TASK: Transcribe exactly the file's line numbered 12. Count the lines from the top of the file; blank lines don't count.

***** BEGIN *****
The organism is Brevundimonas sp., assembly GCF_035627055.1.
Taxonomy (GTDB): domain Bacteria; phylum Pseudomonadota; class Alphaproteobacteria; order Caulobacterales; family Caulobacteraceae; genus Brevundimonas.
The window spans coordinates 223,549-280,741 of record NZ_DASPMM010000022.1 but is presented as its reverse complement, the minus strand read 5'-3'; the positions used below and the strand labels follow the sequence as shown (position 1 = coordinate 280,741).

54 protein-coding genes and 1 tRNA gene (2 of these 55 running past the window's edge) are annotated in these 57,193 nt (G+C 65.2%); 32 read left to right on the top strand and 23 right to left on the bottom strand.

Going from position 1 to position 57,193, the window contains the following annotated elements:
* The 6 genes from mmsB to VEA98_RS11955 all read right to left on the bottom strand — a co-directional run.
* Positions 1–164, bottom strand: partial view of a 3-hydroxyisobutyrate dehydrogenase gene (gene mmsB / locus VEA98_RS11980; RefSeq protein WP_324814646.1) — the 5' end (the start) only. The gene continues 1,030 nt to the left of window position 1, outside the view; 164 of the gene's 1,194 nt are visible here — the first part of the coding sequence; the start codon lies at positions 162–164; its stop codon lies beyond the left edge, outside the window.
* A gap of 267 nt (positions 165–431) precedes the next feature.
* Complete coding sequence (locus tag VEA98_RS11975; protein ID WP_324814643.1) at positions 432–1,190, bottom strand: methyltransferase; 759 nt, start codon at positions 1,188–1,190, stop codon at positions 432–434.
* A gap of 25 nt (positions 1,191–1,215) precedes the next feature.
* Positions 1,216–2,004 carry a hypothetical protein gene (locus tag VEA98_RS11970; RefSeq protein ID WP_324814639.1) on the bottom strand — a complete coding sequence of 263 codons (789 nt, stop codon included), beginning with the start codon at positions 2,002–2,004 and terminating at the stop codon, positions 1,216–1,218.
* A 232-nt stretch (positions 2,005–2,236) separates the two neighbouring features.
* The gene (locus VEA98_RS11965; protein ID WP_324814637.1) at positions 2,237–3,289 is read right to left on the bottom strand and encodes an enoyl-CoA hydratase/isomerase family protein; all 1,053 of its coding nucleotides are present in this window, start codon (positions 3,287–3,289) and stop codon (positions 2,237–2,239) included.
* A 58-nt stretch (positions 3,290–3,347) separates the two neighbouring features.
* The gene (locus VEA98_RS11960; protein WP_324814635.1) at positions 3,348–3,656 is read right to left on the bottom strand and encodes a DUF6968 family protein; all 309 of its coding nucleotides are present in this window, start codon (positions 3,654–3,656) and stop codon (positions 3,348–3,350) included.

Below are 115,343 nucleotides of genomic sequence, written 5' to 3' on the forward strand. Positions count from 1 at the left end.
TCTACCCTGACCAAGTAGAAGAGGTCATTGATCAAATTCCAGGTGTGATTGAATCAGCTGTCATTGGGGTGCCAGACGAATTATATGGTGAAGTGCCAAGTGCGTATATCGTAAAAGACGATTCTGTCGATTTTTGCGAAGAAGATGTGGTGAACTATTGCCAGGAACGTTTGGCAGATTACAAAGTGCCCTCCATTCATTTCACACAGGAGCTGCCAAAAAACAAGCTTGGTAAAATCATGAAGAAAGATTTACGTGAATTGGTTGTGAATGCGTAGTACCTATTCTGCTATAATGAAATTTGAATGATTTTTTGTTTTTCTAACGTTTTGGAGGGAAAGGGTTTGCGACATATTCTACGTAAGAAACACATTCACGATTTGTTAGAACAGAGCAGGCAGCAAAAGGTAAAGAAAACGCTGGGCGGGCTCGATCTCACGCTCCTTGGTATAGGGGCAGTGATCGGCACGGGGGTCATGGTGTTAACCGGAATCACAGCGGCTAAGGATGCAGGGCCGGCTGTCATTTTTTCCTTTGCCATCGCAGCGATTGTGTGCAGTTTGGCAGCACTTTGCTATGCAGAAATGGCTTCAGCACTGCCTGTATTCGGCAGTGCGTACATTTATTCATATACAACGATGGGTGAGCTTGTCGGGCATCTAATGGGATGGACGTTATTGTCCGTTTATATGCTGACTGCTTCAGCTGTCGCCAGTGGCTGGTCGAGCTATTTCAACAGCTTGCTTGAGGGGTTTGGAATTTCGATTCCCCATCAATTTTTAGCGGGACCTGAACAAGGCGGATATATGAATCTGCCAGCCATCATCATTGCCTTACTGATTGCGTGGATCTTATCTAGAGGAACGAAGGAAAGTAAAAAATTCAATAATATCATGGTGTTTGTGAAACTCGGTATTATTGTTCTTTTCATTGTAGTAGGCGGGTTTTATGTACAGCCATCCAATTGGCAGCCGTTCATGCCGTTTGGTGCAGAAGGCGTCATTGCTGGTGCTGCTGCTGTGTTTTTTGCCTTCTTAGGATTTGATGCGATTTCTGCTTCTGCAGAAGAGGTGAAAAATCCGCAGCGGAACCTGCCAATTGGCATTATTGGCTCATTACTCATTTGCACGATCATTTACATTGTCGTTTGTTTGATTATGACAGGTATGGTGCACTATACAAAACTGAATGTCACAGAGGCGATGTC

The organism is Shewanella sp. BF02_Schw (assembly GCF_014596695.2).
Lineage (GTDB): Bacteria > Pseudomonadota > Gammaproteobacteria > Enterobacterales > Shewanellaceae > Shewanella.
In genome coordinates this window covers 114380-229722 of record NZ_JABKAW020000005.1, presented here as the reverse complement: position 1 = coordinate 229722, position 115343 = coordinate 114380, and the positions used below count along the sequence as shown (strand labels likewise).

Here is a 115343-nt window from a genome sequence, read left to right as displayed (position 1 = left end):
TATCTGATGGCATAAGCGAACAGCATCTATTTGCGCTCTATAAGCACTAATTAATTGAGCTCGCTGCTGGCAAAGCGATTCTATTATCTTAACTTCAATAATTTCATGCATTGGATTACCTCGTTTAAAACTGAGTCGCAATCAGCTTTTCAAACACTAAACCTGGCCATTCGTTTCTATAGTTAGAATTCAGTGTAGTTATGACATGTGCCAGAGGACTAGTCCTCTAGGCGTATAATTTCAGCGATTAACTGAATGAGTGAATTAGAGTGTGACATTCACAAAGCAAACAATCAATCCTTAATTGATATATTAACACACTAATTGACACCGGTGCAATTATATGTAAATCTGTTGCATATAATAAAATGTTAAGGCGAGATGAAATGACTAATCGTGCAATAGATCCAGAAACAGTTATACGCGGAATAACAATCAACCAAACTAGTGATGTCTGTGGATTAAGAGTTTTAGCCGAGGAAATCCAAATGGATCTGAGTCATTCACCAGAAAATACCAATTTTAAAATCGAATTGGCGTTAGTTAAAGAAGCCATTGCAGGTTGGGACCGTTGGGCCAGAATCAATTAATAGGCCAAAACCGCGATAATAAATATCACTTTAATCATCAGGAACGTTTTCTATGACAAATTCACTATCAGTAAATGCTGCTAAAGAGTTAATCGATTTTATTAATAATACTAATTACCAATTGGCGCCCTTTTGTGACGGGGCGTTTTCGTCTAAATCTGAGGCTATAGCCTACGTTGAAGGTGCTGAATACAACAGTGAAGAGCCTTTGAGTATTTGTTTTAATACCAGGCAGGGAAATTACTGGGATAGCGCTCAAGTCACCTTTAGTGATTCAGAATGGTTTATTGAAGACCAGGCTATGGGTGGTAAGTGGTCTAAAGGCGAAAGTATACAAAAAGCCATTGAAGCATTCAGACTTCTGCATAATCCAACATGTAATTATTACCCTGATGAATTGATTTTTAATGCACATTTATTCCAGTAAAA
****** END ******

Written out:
* A 232-nt stretch (positions 2,005–2,236) separates the two neighbouring features.